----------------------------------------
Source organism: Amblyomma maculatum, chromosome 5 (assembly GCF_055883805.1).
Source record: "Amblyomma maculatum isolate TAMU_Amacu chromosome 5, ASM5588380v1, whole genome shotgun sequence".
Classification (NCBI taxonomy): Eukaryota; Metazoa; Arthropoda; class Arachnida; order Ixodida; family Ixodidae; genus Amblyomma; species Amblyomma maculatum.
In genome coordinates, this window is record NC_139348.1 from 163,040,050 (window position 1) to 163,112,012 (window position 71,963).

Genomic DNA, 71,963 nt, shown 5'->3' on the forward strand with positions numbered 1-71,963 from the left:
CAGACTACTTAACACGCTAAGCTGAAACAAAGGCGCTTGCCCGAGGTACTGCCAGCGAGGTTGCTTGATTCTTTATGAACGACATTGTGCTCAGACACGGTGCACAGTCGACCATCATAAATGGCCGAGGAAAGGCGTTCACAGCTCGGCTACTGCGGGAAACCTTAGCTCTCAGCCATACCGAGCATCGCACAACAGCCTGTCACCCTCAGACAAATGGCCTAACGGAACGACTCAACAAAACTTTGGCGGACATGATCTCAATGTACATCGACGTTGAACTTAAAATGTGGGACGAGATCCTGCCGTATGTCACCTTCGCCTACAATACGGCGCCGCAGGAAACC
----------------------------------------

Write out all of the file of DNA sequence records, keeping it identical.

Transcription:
Source organism: Amblyomma maculatum, chromosome 5 (assembly GCF_055883805.1).
Source record: "Amblyomma maculatum isolate TAMU_Amacu chromosome 5, ASM5588380v1, whole genome shotgun sequence".
Classification (NCBI taxonomy): Eukaryota; Metazoa; Arthropoda; class Arachnida; order Ixodida; family Ixodidae; genus Amblyomma; species Amblyomma maculatum.
In genome coordinates, this window is record NC_139348.1 from 163,040,050 (window position 1) to 163,112,012 (window position 71,963).

Genomic DNA, 71,963 nt, shown 5'->3' on the forward strand with positions numbered 1-71,963 from the left:
CAGACTACTTAACACGCTAAGCTGAAACAAAGGCGCTTGCCCGAGGTACTGCCAGCGAGGTTGCTTGATTCTTTATGAACGACATTGTGCTCAGACACGGTGCACAGTCGACCATCATAAATGGCCGAGGAAAGGCGTTCACAGCTCGGCTACTGCGGGAAACCTTAGCTCTCAGCCATACCGAGCATCGCACAACAGCCTGTCACCCTCAGACAAATGGCCTAACGGAACGACTCAACAAAACTTTGGCGGACATGATCTCAATGTACATCGACGTTGAACTTAAAATGTGGGACGAGATCCTGCCGTATGTCACCTTCGCCTACAATACGGCGCCGCAGGAAACC